Learn about the latest treatments for metastatic lung cancer. We’ve got it covered, from new FDA approvals to emerging approaches in immunotherapy, targeted therapy, cancer vaccines, drug combinations, antibody-drug conjugates, and more.

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    Just Diagnosed with Advanced Lung Cancer: What Now?

    With: Jack West, MD

    A new cancer diagnosis is overwhelming. Patients often ask their doctors, “What would you do if you were me?” Here, our Curious Dr. George asks lung cancer expert Howard (Jack) West, MD, how he would handle his own diagnosis of advanced lung cancer. Dr. West is a Princeton- and Harvard-educated oncologist with additional training and experience in Boston and Seattle focusing on lung cancer.… Read more »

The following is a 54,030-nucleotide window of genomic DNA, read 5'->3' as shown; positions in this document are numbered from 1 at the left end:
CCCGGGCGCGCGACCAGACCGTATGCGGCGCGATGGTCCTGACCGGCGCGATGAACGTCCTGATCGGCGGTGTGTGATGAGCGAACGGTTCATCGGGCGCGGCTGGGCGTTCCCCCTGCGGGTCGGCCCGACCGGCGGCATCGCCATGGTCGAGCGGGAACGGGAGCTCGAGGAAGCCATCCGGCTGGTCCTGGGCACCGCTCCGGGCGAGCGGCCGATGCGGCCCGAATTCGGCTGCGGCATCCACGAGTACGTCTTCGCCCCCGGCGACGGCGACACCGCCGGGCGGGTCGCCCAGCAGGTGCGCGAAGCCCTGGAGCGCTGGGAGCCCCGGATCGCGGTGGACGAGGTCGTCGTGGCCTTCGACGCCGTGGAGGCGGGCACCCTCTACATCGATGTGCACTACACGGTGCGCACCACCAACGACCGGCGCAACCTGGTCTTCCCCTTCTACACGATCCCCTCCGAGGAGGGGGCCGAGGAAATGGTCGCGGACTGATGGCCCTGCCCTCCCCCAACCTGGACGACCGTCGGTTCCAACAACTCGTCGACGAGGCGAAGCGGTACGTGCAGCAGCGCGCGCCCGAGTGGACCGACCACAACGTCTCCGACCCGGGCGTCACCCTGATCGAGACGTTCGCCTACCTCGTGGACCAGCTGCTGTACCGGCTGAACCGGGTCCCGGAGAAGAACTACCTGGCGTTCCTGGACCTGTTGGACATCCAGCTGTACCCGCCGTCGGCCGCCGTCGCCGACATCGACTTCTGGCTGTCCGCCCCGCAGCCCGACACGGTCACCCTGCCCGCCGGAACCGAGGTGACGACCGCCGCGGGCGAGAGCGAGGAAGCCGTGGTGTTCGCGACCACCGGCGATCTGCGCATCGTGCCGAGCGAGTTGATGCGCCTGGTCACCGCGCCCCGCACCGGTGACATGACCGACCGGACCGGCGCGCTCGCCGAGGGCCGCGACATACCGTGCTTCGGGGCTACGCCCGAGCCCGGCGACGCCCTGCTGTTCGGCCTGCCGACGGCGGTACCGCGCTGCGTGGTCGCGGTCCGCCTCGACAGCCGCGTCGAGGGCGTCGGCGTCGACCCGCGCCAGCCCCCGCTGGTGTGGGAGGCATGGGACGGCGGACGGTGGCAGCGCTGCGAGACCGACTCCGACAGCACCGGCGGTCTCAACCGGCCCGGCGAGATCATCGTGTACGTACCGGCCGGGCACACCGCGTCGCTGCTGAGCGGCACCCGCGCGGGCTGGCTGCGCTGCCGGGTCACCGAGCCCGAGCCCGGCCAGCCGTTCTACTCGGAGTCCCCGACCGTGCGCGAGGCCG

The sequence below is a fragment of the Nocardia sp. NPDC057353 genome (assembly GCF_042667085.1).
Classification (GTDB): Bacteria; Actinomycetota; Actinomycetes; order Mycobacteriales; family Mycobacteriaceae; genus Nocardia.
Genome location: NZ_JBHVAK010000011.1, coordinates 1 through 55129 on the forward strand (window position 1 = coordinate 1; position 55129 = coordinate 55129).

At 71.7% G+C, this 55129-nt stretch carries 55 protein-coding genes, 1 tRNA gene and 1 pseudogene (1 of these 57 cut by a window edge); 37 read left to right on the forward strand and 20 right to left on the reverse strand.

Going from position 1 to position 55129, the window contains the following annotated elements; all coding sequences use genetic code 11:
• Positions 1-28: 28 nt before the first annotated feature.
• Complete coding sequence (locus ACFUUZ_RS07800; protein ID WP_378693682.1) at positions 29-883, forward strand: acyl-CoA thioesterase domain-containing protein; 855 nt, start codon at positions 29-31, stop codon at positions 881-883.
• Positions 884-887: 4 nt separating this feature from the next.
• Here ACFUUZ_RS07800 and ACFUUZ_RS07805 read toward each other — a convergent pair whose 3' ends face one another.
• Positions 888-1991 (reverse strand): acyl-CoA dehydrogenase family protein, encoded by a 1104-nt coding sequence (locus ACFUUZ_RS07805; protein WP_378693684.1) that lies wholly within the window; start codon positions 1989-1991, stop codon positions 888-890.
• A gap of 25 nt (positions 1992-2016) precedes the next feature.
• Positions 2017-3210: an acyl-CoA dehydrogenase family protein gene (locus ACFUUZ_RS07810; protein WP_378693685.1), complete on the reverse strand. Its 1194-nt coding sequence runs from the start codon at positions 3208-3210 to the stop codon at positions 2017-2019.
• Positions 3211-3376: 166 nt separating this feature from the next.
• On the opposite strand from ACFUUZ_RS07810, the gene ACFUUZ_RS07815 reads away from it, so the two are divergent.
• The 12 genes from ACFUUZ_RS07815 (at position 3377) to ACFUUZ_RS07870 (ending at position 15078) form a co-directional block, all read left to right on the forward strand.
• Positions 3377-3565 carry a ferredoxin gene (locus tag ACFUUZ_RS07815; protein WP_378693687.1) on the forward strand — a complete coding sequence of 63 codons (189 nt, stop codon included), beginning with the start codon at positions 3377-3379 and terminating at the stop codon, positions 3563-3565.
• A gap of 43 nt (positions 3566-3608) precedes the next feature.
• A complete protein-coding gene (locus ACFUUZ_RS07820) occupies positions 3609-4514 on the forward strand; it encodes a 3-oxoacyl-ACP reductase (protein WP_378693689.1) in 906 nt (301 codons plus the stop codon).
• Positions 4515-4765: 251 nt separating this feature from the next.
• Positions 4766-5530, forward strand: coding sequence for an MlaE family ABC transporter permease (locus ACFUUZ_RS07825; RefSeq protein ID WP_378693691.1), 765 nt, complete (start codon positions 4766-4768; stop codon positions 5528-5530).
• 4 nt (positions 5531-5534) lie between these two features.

•   George Lundberg, MD

    On May 28, 2021, the U.S. Food and Drug Administration granted Accelerated Approval for Lumakras (sotorasib), the first targeted therapy for cancer with a mutation in the KRAS gene.

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  •   George Lundberg, MD

    Curated by Editor in Chief George Lundberg, MD, who notes:

    Small cell lung cancer is a common, particularly deadly form of lung cancer. If you wish to learn more, this authoritative encyclopedic discussion from Medscape should be very useful (written with a physician audience in mind).

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The team at Cancer Commons provided options above and beyond what the local care team had offered. Such a great service for patients.

Anonymous